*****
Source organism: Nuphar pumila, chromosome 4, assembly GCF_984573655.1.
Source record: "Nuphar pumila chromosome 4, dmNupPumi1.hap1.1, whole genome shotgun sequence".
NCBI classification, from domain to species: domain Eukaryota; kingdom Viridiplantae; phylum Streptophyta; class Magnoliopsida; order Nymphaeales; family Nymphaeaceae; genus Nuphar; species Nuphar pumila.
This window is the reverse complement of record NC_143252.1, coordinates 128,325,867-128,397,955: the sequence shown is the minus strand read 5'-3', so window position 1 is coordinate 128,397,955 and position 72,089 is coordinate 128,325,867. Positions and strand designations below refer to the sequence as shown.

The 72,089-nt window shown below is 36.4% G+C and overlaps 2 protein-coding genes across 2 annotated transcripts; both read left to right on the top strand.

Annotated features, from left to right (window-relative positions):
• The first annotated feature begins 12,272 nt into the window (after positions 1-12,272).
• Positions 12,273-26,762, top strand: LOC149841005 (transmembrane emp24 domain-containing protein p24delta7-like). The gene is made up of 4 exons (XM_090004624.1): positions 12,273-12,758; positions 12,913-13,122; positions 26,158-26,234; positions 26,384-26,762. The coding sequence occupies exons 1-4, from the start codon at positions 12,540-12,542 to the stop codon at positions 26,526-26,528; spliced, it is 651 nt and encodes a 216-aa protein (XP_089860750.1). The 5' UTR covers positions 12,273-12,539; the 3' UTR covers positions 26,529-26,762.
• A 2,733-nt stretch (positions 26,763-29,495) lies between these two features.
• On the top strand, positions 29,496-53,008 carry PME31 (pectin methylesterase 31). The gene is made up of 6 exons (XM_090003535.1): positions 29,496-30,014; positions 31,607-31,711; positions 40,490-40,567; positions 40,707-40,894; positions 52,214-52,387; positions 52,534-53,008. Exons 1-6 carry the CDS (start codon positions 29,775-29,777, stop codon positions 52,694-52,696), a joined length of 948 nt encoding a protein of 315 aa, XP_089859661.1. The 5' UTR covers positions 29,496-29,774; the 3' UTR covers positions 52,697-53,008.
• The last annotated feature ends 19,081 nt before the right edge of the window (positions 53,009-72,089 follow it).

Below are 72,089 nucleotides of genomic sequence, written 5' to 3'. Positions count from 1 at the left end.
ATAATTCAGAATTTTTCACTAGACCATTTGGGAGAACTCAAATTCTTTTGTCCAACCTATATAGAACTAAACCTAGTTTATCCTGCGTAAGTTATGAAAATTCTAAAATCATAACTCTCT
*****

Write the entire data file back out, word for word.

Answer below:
Source organism: Nuphar pumila, chromosome 4, assembly GCF_984573655.1.
Source record: "Nuphar pumila chromosome 4, dmNupPumi1.hap1.1, whole genome shotgun sequence".
NCBI classification, from domain to species: domain Eukaryota; kingdom Viridiplantae; phylum Streptophyta; class Magnoliopsida; order Nymphaeales; family Nymphaeaceae; genus Nuphar; species Nuphar pumila.
This window is the reverse complement of record NC_143252.1, coordinates 128,325,867-128,397,955: the sequence shown is the minus strand read 5'-3', so window position 1 is coordinate 128,397,955 and position 72,089 is coordinate 128,325,867. Positions and strand designations below refer to the sequence as shown.

The 72,089-nt window shown below is 36.4% G+C and overlaps 2 protein-coding genes across 2 annotated transcripts; both read left to right on the top strand.

Annotated features, from left to right (window-relative positions):
• The first annotated feature begins 12,272 nt into the window (after positions 1-12,272).
• Positions 12,273-26,762, top strand: LOC149841005 (transmembrane emp24 domain-containing protein p24delta7-like). The gene is made up of 4 exons (XM_090004624.1): positions 12,273-12,758; positions 12,913-13,122; positions 26,158-26,234; positions 26,384-26,762. The coding sequence occupies exons 1-4, from the start codon at positions 12,540-12,542 to the stop codon at positions 26,526-26,528; spliced, it is 651 nt and encodes a 216-aa protein (XP_089860750.1). The 5' UTR covers positions 12,273-12,539; the 3' UTR covers positions 26,529-26,762.
• A 2,733-nt stretch (positions 26,763-29,495) lies between these two features.
• On the top strand, positions 29,496-53,008 carry PME31 (pectin methylesterase 31). The gene is made up of 6 exons (XM_090003535.1): positions 29,496-30,014; positions 31,607-31,711; positions 40,490-40,567; positions 40,707-40,894; positions 52,214-52,387; positions 52,534-53,008. Exons 1-6 carry the CDS (start codon positions 29,775-29,777, stop codon positions 52,694-52,696), a joined length of 948 nt encoding a protein of 315 aa, XP_089859661.1. The 5' UTR covers positions 29,496-29,774; the 3' UTR covers positions 52,697-53,008.
• The last annotated feature ends 19,081 nt before the right edge of the window (positions 53,009-72,089 follow it).

Below are 72,089 nucleotides of genomic sequence, written 5' to 3'. Positions count from 1 at the left end.
ATAATTCAGAATTTTTCACTAGACCATTTGGGAGAACTCAAATTCTTTTGTCCAACCTATATAGAACTAAACCTAGTTTATCCTGCGTAAGTTATGAAAATTCTAAAATCATAACTCTCT